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In love with a ghost: classic Chinese painting to appear at new Hong Kong museum

EIGHTEEN CENTURIES AGO, two princes fell in love with the same woman, Zhen Mi. But only one could have her.

Circumstances led Zhen Mi to marry the older one, although she preferred the younger, who had been sent into temporary exile during the chaotic Three Kingdoms period in Chinese history.

When the exiled brother finally returned, he learned that Zhen was dead – some versions of the story say she was killed by her husband, others say a concubine had called for her death.

Gone? Never to be seen again? The broken-hearted younger brother went to sit by a river, consumed by grief. But as lay on the riverbank, he saw a strange vision: a beautiful river nymph floating in and over the waters, and moving towards him. It was Zhen Mi. The presence of the ghost proved the truth of a principle that most humans feel is true, although it cannot be proved: love is stronger than death.

The younger brother and the ghost of Zhen Mi finally embraced – together at last, and yet forever separated. But afterwards, there was a question in his heart: had it all been a dream? Or is does life continue in some way?

The powerful tale (although its historical roots are rather shaky) has all the elements of a classic Chinese story – sibling rivalry, a woman torn between two lovers, a supernatural element, and a sad but philosophical ending.

But the remarkable thing is this. It apparently inspired the bereft younger brother to write a poem – and the poem inspired a calligrapher to create a piece of word art. This in turn inspired a painter to capture the riverside scene, which became one of the most celebrated classics of Chinese painting. All three pieces, the poem, the calligraphy, and the painting, are considered masterpieces of their genres.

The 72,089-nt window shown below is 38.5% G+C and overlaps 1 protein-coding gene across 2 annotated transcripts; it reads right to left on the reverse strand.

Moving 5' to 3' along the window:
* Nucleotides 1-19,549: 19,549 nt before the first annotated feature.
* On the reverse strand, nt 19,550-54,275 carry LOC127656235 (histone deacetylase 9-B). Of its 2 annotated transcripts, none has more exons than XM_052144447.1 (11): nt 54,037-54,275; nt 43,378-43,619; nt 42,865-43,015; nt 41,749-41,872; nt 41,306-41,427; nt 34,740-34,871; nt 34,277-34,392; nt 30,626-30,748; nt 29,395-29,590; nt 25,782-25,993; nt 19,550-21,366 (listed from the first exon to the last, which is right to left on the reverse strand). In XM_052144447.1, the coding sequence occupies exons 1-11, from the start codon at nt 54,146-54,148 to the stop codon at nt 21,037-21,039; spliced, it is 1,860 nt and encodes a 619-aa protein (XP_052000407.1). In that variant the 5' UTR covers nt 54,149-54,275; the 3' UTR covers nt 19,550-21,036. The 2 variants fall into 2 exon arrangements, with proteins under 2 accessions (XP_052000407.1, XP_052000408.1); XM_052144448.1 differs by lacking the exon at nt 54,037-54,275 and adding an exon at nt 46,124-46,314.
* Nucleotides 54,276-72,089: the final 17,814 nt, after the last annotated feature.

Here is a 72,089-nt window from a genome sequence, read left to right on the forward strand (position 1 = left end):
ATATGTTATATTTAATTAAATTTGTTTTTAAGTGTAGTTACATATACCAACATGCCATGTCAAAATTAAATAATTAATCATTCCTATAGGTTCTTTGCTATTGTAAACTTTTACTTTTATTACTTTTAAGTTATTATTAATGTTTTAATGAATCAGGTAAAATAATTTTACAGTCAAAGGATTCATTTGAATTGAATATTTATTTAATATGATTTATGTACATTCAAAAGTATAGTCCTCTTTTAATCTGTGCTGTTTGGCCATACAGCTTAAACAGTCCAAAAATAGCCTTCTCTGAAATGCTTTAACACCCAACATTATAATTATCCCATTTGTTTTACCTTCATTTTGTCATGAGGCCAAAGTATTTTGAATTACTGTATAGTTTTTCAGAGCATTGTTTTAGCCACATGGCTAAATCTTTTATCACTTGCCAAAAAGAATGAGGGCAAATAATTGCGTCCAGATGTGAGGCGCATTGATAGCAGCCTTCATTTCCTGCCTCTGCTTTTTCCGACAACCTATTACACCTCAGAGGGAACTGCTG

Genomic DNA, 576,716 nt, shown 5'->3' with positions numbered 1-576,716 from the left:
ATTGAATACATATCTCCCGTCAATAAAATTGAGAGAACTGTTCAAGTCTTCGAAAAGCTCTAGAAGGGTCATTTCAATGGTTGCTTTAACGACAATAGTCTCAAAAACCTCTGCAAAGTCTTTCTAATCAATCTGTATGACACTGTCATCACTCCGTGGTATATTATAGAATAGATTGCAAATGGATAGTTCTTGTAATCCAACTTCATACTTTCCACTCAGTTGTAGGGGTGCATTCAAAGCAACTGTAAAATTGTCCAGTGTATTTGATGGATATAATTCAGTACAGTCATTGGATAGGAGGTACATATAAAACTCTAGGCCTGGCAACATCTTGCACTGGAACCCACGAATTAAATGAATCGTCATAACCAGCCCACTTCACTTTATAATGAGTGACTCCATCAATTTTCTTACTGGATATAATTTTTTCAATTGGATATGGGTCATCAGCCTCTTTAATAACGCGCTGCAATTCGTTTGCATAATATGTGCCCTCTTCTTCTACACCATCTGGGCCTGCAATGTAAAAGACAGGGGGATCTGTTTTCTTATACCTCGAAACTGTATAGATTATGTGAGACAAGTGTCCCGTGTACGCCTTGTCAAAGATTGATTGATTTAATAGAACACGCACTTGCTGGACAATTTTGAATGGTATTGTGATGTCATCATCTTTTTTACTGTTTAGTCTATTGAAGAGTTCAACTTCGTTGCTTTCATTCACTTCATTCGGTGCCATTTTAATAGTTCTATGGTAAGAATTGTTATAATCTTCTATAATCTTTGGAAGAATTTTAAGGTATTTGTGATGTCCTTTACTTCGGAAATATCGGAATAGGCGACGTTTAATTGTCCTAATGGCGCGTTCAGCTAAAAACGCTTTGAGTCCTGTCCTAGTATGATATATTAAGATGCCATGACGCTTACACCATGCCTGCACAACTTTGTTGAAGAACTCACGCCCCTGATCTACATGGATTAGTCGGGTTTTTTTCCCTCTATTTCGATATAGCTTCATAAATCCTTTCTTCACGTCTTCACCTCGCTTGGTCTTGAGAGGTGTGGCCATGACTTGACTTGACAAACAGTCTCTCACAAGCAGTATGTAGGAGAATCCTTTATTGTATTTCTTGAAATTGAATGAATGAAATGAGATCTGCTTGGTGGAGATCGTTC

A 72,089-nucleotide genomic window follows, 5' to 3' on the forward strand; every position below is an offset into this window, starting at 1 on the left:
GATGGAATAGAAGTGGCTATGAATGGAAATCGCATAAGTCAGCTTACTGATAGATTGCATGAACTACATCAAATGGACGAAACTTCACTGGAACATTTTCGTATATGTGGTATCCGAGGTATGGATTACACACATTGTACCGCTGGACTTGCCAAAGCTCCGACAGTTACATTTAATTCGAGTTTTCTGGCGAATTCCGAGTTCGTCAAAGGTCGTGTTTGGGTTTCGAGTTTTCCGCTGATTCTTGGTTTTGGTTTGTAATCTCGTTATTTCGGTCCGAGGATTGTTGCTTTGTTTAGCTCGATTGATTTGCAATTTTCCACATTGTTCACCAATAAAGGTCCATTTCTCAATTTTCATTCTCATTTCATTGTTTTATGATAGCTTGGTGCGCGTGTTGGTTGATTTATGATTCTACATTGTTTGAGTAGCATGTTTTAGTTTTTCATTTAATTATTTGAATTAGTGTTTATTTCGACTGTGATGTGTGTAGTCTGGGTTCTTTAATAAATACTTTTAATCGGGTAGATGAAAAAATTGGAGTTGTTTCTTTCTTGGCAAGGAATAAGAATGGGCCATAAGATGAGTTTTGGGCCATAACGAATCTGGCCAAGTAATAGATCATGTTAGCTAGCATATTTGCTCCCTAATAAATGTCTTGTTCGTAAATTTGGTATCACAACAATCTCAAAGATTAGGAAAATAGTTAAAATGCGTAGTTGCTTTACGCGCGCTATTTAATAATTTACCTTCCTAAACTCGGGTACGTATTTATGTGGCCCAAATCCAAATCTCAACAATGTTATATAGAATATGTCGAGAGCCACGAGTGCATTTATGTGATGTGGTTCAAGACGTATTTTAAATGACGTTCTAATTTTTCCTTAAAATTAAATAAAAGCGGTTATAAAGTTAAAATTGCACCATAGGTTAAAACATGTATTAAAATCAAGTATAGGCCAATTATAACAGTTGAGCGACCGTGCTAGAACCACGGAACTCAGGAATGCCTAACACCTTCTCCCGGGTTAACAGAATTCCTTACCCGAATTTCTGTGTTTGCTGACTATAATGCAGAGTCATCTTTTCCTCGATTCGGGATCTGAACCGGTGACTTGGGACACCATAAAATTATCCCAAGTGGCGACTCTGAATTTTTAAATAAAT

Several copies of the painting were made, and three survive. One of these will be transported to Hong Kong to be displayed at the new Palace Museum. It’s old. The artist lived between 348 and 409 AD. For comparison, the Mona Lisa was painted in or about 1500, more than 1,000 years later. The painting, or at least the surviving portion of it, shows the two main characters several times at different parts of the story (see image at the top).

Some of China’s finest treasures have been chosen for Hong Kong. Photo: Handout

Ancient and delicate, the painting known as Nymph of the Luo River by Gu Kaizhi will be on show for the first time in the city. It is one of a number of classic pieces from China’s history to be allowed out of Beijing for the launch of the new Hong Kong Palace Museum.


Beijing curators have picked 914 treasures from the Beijing Palace Museum to be shown at the opening of the new museum in July. The range of formats will be wide, from painting and calligraphy to jade, bronze, metalwork, ceramics, enamelware, lacquer, and so on. There will be costumes and jewellery too, with some pieces spanning the nearly 5,000 years of Chinese history.

This headrest dates back to the Northern Song dynasty, starting in 960 AD. Photo: Handout.

The painting “Nymph of the Luo River” is considered a grade one treasure. Bernard Chan, the Chairman of the board of the new museum in Hong Kong, expressed his delight at the range of items being transported to the city.

The story of Zhen Mi, although unknown outside China, and probably little known in Hong Kong, is much loved in Chinese culture. Henan TV recently showed a dance drama version of the story, filmed entirely in water. Sixth Tone reported that the video clip racked up six billion views on social media.

Image at the top shows detail of Nymph of the River Luo

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